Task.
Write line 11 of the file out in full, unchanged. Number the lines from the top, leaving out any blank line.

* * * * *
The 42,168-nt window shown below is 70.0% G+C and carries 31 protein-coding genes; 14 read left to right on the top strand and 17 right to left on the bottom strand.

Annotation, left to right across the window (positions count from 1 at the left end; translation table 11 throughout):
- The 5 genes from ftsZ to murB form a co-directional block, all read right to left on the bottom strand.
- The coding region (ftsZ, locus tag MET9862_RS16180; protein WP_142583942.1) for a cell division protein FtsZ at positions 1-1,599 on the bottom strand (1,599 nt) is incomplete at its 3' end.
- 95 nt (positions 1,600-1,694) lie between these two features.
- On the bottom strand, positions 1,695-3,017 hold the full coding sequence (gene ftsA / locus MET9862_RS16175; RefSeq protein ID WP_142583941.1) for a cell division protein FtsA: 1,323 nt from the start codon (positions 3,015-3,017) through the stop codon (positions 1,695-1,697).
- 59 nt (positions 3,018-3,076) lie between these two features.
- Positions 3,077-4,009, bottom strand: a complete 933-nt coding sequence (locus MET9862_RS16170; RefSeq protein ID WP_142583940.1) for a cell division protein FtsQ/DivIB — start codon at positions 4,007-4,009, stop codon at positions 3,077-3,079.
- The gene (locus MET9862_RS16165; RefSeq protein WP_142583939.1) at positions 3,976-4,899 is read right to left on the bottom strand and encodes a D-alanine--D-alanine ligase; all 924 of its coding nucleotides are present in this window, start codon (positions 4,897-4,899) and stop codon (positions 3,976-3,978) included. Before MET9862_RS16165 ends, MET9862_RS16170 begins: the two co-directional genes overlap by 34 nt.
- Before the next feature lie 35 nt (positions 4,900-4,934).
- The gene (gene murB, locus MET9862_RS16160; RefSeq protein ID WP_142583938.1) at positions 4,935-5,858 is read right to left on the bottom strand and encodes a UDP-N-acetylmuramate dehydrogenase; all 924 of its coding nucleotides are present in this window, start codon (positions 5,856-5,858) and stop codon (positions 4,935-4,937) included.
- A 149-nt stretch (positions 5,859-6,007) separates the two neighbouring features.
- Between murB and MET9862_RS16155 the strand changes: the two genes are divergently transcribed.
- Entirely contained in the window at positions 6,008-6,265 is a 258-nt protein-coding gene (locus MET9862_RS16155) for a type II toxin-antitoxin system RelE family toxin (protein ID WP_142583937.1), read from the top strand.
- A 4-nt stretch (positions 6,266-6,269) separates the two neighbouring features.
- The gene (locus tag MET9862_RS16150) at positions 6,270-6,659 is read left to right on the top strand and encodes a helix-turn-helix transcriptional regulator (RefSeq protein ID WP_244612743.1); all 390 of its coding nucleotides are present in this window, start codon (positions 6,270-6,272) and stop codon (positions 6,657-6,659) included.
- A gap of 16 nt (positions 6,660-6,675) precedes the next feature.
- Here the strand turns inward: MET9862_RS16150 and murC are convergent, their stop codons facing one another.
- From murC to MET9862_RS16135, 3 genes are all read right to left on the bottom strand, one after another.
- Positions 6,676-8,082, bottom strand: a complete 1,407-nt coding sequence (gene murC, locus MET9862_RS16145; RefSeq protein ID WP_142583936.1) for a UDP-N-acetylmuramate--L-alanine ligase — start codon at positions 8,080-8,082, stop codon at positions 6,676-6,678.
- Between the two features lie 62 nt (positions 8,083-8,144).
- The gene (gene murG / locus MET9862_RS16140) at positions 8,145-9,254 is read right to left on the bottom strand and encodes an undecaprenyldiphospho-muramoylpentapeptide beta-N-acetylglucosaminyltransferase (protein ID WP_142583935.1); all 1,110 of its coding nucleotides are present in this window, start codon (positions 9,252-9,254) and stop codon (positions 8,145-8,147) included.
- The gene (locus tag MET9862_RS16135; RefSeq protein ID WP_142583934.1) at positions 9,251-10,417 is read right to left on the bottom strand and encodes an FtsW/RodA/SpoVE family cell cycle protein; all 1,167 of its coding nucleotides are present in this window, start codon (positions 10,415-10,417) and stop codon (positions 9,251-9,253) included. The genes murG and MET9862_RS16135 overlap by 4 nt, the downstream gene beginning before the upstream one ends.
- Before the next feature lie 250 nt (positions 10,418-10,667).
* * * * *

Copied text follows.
- The gene (gene murB, locus MET9862_RS16160; RefSeq protein ID WP_142583938.1) at positions 4,935-5,858 is read right to left on the bottom strand and encodes a UDP-N-acetylmuramate dehydrogenase; all 924 of its coding nucleotides are present in this window, start codon (positions 5,856-5,858) and stop codon (positions 4,935-4,937) included.